Bank Capital, Agency Costs, and Monetary Policy
Evidence suggests that banks, like firms, face financial frictions when raising funds. In this paper, we develop a quantitative, monetary business cycle model in which agency problems affect both the relationship between banks and firms as well as that linking banks to their depositors. As a result, bank capital and entrepreneurial net worth jointly determine aggregate investment,and help propagate over time shocks affecting the economy. Our findings are as follows. First, we find that the effects of monetary policy and technology shocks are dampened but more persistent in our environment, relative to an economy where the information friction facing banks is reduced or eliminated. Second, after documenting that the bank capital-asset ratio is countercyclical in the data, we show that our model, in which movements in the bank capital-asset ratio are market-determined, replicates that feature
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|Date of creation:||2004|
|Contact details of provider:|| Postal: Society for Economic Dynamics Marina Azzimonti Department of Economics Stonybrook University 10 Nicolls Road Stonybrook NY 11790 USA|
Web page: http://www.EconomicDynamics.org/
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- Patrick Bolton & Xavier Freixas, 2006.
"Corporate Finance and the Monetary Transmission Mechanism,"
Review of Financial Studies,
Society for Financial Studies, vol. 19(3), pages 829-870.
- Patrick Bolton & Xavier Freixas, 2000. "Corporate finance and the monetary transmission mechanism," Economics Working Papers 511, Department of Economics and Business, Universitat Pompeu Fabra.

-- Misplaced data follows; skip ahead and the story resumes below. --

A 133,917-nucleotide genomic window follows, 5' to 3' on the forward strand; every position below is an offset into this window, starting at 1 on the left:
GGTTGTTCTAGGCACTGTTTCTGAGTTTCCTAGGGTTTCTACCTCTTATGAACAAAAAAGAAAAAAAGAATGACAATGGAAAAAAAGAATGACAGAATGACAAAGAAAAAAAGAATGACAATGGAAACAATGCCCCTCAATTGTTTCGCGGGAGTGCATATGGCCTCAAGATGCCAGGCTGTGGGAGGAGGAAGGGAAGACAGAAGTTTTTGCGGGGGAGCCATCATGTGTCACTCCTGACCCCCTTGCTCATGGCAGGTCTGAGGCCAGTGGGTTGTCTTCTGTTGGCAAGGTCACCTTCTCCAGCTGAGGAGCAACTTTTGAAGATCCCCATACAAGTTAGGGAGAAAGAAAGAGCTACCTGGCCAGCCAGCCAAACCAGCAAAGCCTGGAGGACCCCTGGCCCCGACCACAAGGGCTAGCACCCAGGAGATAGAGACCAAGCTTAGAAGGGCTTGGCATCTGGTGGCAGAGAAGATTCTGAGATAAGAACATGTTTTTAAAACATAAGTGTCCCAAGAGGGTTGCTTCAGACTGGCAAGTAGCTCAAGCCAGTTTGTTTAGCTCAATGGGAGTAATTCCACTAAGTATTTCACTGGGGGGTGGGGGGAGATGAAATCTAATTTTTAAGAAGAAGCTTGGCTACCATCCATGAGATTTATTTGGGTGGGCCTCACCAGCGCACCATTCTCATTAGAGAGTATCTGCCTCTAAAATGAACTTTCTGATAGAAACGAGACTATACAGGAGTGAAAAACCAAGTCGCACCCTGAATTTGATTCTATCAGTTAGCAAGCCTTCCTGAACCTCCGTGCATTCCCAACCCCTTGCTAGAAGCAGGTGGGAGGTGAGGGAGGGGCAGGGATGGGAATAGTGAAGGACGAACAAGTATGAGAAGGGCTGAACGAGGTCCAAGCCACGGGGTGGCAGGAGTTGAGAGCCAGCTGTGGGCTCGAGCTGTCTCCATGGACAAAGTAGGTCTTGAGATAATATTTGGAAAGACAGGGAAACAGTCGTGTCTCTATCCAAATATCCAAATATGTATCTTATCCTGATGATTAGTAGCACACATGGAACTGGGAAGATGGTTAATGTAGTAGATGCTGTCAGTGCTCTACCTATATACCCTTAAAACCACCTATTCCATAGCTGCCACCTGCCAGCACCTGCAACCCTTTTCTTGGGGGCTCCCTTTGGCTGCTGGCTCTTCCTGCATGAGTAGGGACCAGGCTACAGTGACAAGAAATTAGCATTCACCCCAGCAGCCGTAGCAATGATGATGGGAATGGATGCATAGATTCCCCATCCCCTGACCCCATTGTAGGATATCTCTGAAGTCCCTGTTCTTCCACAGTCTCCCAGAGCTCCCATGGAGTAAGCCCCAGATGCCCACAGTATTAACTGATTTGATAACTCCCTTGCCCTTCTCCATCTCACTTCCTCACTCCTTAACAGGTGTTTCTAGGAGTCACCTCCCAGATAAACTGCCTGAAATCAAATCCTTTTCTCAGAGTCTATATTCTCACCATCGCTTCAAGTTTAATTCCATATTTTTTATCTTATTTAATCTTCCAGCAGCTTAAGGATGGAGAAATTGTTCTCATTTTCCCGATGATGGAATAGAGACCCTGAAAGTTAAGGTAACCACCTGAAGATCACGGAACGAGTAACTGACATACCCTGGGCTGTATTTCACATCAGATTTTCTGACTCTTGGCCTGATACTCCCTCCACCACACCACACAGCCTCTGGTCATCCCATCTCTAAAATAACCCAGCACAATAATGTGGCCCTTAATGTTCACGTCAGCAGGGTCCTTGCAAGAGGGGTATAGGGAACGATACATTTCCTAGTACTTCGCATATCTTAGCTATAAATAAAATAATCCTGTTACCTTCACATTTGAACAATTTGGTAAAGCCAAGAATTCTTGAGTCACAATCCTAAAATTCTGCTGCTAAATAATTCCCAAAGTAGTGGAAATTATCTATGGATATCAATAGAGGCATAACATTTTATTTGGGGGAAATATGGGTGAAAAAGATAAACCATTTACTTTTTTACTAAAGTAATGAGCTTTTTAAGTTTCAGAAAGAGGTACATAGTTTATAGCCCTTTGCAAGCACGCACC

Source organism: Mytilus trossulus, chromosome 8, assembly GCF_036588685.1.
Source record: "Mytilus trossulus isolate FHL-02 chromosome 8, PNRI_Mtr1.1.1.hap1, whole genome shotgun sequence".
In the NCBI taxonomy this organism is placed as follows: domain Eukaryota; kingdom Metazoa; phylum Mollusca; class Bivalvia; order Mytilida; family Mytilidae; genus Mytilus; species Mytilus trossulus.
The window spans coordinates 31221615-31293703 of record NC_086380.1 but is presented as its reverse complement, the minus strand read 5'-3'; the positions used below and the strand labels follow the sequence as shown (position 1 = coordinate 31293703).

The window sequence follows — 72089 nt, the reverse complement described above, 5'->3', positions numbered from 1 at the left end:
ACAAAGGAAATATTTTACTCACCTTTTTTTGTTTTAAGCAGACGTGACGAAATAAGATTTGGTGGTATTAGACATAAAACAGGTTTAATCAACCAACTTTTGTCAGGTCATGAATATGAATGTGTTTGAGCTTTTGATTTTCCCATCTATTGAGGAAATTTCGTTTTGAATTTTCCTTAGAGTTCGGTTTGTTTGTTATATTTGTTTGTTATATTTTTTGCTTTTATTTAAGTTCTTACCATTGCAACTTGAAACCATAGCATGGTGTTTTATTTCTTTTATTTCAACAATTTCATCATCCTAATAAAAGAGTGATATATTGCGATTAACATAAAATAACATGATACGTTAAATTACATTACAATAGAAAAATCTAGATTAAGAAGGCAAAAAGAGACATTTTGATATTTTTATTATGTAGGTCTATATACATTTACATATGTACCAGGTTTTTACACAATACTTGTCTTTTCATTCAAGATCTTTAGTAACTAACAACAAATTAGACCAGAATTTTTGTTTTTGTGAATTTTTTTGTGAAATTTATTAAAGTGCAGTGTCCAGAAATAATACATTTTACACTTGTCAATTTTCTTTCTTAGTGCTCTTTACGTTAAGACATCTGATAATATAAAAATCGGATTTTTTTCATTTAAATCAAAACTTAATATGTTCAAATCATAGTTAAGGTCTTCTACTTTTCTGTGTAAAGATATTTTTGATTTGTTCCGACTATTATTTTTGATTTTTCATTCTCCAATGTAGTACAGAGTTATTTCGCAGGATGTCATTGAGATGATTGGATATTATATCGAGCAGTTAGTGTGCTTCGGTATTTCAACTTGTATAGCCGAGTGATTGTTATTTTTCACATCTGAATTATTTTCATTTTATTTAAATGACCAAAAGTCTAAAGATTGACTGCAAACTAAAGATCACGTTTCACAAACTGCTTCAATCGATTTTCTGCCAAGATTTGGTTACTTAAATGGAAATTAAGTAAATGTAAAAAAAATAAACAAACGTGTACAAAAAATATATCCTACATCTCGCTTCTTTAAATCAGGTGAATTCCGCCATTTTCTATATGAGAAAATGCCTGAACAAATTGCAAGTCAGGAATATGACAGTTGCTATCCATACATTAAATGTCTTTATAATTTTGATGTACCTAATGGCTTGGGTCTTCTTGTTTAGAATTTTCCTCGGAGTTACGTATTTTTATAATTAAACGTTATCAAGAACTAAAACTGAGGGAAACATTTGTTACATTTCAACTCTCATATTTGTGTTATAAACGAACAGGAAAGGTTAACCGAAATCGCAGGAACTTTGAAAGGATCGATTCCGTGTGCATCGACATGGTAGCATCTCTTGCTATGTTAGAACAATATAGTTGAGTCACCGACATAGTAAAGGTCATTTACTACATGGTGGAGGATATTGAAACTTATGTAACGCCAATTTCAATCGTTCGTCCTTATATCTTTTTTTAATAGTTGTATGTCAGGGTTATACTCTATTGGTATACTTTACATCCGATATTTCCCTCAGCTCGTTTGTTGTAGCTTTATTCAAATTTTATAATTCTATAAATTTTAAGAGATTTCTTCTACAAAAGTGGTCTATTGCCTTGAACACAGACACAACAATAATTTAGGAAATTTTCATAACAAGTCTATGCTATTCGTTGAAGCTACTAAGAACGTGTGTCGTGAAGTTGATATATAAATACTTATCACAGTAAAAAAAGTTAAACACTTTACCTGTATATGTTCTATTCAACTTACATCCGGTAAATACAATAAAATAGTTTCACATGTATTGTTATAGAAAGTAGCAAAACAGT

- Bolton, Patrick & Freixas, Xavier, 2001. "Corporate Finance and the Monetary Transmission Mechanism," CEPR Discussion Papers 2892, C.E.P.R. Discussion Papers.
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- Carlstrom, Charles T & Fuerst, Timothy S, 1997. "Agency Costs, Net Worth, and Business Fluctuations: A Computable General Equilibrium Analysis," American Economic Review, American Economic Association, vol. 87(5), pages 893-910, December.
- Charles T. Carlstrom & Timothy S. Fuerst, 1996. "Agency costs, net worth, and business fluctuations: a computable general equilibrium analysis," Working Paper 9602, Federal Reserve Bank of Cleveland.
- Berger, Allen N, 2003. " The Economic Effects of Technological Progress: Evidence from the Banking Industry," Journal of Money, Credit and Banking, Blackwell Publishing, vol. 35(2), pages 141-176, April.
- Allen N. Berger, 2002. "The economic effects of technological progress: evidence from the banking industry," Finance and Economics Discussion Series 2002-50, Board of Governors of the Federal Reserve System (U.S.).
- Andolfatto, David, 1996. "Business Cycles and Labor-Market Search," American Economic Review, American Economic Association, vol. 86(1), pages 112-132, March.
- Ben S. Bernanke & Mark L. Gertler, 1985. "Banking in General Equilibrium," NBER Working Papers 1647, National Bureau of Economic Research, Inc. Full references (including those not matched with items on IDEAS)
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